If I had the power to persuade non-libertarians to read one book right now I’d choose The Problem of Political Authority by Michael Huemer. It's a distillation of the most robust and compelling arguments against the legitimacy of the state I’ve come across in ten years of exploring the topic.
If you don’t self-identify as a libertarian before reading this with an open mind I wouldn't be surprised if you do three months after finishing it. At the very least you’ll have gained an appreciation for the most powerful arguments for libertarianism and you can truthfully say you gave the idea a fair chance.
If you already self-identify as a libertarian the book is valuable too. As well as rebutting a greater breadth of pro-state and anti-anarchy arguments than I’ve seen collected elsewhere, it’s a great illustration of the value of defending anti-statism by relying on the reader’s desire for coherence in their moral judgements. The author begins by finding common ground with the reader: agreement about the conditions under which the interpersonal use of violence is condemnable. He proceeds by carefully examining each of the strongest attempts to show that the state’s use of violence is different in some ethically significant way to the violence that we condemn. All the arguments examined are demonstrated to be insufficient to the task of rescuing the state from our condemnation.
The arguments challenging the state's legitimacy never depend on the reader accepting a controversial premise (such as the existence of natural rights, or of free will, or the truth of a particular ethical theory). This is the same approach I tried to take with my George Ought to Help series of animations.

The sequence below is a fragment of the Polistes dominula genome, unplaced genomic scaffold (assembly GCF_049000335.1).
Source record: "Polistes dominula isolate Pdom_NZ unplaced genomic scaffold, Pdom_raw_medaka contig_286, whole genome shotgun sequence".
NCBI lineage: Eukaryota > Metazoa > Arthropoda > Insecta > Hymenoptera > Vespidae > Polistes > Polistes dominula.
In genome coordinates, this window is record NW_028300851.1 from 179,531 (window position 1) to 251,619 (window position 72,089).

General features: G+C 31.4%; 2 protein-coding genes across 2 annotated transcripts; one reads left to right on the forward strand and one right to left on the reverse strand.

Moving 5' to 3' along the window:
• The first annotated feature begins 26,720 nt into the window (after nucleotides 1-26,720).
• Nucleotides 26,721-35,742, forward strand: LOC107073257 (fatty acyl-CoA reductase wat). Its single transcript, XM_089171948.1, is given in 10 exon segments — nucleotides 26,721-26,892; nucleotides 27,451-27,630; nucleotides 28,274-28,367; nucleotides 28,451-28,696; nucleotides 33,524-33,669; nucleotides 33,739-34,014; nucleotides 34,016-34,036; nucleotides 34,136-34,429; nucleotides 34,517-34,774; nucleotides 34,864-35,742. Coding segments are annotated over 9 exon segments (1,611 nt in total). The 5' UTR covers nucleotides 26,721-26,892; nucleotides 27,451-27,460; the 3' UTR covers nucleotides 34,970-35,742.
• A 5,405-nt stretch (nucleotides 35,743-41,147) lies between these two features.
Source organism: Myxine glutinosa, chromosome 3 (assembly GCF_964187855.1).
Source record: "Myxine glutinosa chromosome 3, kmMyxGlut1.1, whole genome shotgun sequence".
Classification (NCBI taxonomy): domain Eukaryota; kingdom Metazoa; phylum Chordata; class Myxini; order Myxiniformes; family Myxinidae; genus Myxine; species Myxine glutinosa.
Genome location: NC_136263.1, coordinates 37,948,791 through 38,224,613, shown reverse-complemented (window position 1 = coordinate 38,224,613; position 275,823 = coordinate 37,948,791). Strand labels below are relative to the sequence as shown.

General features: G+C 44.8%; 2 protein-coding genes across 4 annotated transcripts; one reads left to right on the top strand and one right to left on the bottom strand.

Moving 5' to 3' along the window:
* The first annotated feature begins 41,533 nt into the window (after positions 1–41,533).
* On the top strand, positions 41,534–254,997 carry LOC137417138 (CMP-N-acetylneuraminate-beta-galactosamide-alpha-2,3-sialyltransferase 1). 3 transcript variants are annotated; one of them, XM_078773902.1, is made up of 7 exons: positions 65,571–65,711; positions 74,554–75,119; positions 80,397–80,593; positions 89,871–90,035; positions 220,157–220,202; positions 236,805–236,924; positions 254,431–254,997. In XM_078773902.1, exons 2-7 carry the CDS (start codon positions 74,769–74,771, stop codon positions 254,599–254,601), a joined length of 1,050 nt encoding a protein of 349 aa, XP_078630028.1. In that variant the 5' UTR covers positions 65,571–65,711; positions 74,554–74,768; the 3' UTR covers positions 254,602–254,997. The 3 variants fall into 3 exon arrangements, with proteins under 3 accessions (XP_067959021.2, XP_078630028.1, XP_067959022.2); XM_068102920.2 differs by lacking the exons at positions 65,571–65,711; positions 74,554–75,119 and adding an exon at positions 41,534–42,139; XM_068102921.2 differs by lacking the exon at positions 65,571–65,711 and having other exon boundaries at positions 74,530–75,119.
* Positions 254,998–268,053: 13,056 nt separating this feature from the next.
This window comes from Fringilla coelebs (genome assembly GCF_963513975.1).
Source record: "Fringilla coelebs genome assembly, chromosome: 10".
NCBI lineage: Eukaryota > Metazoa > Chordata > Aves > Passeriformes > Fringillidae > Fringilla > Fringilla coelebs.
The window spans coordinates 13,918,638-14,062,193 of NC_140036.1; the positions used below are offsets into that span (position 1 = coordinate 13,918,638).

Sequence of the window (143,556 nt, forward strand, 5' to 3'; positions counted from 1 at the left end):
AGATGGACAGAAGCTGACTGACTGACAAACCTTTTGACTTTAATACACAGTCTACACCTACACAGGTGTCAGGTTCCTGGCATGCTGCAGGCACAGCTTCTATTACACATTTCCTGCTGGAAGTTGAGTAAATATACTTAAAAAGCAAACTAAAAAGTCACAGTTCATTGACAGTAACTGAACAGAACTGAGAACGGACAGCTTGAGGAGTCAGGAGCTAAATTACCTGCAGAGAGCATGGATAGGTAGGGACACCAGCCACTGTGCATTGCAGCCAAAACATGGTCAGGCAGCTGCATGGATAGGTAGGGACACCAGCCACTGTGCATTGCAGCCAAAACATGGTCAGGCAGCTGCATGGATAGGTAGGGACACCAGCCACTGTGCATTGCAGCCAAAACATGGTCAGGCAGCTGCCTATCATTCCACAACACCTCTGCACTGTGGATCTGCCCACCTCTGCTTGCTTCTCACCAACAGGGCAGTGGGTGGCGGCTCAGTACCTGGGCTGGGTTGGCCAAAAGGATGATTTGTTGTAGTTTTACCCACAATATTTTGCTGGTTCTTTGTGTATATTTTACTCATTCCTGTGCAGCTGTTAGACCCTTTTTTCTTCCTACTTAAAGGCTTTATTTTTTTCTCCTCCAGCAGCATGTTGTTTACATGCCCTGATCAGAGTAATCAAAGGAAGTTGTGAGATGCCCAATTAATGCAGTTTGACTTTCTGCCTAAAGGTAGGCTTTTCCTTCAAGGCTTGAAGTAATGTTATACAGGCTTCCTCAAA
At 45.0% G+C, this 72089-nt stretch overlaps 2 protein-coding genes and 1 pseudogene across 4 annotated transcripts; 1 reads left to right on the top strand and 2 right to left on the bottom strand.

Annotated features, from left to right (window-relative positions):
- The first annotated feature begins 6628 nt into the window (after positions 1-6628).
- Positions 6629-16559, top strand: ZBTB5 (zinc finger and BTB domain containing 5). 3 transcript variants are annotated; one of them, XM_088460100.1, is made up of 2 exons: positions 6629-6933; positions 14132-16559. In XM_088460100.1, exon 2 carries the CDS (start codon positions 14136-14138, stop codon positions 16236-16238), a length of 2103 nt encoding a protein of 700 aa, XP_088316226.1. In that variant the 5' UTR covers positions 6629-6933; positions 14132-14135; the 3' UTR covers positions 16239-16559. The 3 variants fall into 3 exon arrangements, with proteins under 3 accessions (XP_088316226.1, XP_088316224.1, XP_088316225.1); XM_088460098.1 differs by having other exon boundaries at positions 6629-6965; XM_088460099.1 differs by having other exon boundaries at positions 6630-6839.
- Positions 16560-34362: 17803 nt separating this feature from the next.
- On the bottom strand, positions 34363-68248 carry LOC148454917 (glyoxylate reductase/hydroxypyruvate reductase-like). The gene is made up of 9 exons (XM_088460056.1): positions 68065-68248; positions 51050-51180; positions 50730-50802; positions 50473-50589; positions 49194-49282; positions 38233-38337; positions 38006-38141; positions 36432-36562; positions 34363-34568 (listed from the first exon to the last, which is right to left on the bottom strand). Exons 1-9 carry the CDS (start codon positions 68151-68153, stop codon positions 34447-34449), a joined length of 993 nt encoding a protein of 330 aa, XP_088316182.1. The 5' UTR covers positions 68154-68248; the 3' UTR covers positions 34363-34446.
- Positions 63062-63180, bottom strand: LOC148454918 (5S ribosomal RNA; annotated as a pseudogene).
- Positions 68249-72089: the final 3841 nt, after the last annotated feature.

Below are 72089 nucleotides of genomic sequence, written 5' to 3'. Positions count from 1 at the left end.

The chapter on the The Psychology of Authority is particularly interesting to me. Huemer examines well-documented cognitive biases to provide an account of why so many people are in thrall to a cognitive illusion (the belief in the right of the state to coerce) that’s at odds with their foundational moral intuitions.
The second part of the book is dedicated to outlining the ways that market anarchy would solve the problems of providing the goods of law and its enforcement, and national defence. The final chapter surveys historical evidence to derive a set of conditions under which anarchic zones could be expected to emerge and thrive in a world initially dominated by states.
Previously I’d recommended The Machinery of Freedom (PDF, Paperback) by David Friedman and Chaos Theory by Robert Murphy as great texts that introduce the ideas of libertarianism/anarcho-capitalism. In my view The Problem of Political Authority is superior to either. It’s more comprehensive, easy to read, scholarly, humble and reasonable in its argumentation. I’ll be recommending this one until something even better comes along.